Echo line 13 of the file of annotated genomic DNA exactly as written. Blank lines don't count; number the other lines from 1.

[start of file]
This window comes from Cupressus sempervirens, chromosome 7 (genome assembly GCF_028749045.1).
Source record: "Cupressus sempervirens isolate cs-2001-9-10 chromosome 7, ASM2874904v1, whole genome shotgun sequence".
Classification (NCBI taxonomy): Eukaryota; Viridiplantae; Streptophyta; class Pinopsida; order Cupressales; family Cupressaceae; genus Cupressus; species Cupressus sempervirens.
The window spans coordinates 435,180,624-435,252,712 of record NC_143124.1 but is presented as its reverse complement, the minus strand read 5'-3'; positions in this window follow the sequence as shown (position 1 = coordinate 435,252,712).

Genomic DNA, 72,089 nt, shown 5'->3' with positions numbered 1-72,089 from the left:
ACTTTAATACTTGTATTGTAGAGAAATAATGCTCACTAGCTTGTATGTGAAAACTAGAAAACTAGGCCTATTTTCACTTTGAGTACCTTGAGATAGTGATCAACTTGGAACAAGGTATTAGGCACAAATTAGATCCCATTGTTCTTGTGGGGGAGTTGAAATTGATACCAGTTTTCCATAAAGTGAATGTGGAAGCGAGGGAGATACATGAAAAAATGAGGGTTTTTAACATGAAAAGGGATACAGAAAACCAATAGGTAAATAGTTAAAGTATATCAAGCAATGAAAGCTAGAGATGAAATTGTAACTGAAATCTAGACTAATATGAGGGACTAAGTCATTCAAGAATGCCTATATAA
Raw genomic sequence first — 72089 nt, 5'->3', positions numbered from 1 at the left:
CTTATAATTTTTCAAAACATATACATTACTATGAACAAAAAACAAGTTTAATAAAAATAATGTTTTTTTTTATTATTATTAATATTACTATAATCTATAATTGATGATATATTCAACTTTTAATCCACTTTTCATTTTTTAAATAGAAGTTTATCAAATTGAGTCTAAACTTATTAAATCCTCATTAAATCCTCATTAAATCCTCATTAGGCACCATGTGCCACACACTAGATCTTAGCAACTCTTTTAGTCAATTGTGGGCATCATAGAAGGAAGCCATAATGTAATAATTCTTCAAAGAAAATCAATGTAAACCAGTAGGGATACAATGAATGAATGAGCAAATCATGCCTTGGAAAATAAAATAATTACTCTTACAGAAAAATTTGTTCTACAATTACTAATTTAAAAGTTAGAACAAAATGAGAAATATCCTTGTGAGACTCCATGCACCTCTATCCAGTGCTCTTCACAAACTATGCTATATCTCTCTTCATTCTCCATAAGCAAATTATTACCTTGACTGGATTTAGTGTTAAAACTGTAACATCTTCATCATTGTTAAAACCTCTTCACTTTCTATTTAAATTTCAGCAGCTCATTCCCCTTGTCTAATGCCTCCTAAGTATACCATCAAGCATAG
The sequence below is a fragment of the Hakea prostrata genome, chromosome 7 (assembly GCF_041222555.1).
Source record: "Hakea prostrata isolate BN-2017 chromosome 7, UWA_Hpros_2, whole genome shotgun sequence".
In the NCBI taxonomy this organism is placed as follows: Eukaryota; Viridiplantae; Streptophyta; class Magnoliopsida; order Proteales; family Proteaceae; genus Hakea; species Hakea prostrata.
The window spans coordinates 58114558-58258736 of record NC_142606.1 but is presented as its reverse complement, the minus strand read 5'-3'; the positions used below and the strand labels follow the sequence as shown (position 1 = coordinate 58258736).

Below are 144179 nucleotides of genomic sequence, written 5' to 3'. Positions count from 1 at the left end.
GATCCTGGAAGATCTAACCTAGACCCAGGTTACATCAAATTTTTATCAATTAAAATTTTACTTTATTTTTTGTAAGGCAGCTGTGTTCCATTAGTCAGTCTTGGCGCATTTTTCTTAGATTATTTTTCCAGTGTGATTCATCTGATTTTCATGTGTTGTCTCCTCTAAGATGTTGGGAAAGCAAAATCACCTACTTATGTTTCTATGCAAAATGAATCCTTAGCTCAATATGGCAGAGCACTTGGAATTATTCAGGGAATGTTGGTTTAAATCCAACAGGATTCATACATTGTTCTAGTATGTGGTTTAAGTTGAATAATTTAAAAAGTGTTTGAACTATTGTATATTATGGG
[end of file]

Below are 144179 nucleotides of genomic sequence, written 5' to 3'. Positions count from 1 at the left end.